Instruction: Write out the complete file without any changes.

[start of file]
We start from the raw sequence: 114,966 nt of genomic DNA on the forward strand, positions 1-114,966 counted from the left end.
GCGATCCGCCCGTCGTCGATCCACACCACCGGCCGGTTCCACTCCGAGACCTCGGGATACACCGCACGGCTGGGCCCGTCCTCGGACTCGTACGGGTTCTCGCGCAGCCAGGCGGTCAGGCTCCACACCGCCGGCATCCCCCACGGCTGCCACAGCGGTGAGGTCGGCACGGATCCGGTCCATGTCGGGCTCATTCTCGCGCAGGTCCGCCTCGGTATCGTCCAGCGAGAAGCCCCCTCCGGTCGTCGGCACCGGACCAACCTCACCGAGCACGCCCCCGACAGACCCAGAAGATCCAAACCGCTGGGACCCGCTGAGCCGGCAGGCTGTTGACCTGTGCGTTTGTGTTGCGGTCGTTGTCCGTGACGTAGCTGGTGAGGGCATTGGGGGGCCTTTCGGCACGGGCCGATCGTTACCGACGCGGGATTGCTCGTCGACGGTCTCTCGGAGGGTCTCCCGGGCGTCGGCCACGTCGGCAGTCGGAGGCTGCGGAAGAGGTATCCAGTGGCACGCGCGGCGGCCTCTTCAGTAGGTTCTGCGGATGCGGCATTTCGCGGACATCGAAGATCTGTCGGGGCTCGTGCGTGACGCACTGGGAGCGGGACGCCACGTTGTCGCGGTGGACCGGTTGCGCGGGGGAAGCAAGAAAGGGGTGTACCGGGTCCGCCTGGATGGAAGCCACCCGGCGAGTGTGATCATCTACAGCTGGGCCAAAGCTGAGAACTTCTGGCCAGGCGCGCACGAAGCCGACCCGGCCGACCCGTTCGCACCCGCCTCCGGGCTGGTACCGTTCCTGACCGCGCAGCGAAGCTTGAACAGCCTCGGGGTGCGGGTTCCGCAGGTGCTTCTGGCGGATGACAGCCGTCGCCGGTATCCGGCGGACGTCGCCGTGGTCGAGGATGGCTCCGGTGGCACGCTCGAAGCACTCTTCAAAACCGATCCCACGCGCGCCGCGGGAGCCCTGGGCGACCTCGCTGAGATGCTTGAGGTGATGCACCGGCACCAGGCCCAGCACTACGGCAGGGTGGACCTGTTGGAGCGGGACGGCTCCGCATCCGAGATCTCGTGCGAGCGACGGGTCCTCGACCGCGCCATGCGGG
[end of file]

We start from the raw sequence: 114,966 nt of genomic DNA on the forward strand, positions 1-114,966 counted from the left end.
GCGATCCGCCCGTCGTCGATCCACACCACCGGCCGGTTCCACTCCGAGACCTCGGGATACACCGCACGGCTGGGCCCGTCCTCGGACTCGTACGGGTTCTCGCGCAGCCAGGCGGTCAGGCTCCACACCGCCGGCATCCCCCACGGCTGCCACAGCGGTGAGGTCGGCACGGATCCGGTCCATGTCGGGCTCATTCTCGCGCAGGTCCGCCTCGGTATCGTCCAGCGAGAAGCCCCCTCCGGTCGTCGGCACCGGACCAACCTCACCGAGCACGCCCCCGACAGACCCAGAAGATCCAAACCGCTGGGACCCGCTGAGCCGGCAGGCTGTTGACCTGTGCGTTTGTGTTGCGGTCGTTGTCCGTGACGTAGCTGGTGAGGGCATTGGGGGGCCTTTCGGCACGGGCCGATCGTTACCGACGCGGGATTGCTCGTCGACGGTCTCTCGGAGGGTCTCCCGGGCGTCGGCCACGTCGGCAGTCGGAGGCTGCGGAAGAGGTATCCAGTGGCACGCGCGGCGGCCTCTTCAGTAGGTTCTGCGGATGCGGCATTTCGCGGACATCGAAGATCTGTCGGGGCTCGTGCGTGACGCACTGGGAGCGGGACGCCACGTTGTCGCGGTGGACCGGTTGCGCGGGGGAAGCAAGAAAGGGGTGTACCGGGTCCGCCTGGATGGAAGCCACCCGGCGAGTGTGATCATCTACAGCTGGGCCAAAGCTGAGAACTTCTGGCCAGGCGCGCACGAAGCCGACCCGGCCGACCCGTTCGCACCCGCCTCCGGGCTGGTACCGTTCCTGACCGCGCAGCGAAGCTTGAACAGCCTCGGGGTGCGGGTTCCGCAGGTGCTTCTGGCGGATGACAGCCGTCGCCGGTATCCGGCGGACGTCGCCGTGGTCGAGGATGGCTCCGGTGGCACGCTCGAAGCACTCTTCAAAACCGATCCCACGCGCGCCGCGGGAGCCCTGGGCGACCTCGCTGAGATGCTTGAGGTGATGCACCGGCACCAGGCCCAGCACTACGGCAGGGTGGACCTGTTGGAGCGGGACGGCTCCGCATCCGAGATCTCGTGCGAGCGACGGGTCCTCGACCGCGCCATGCGGG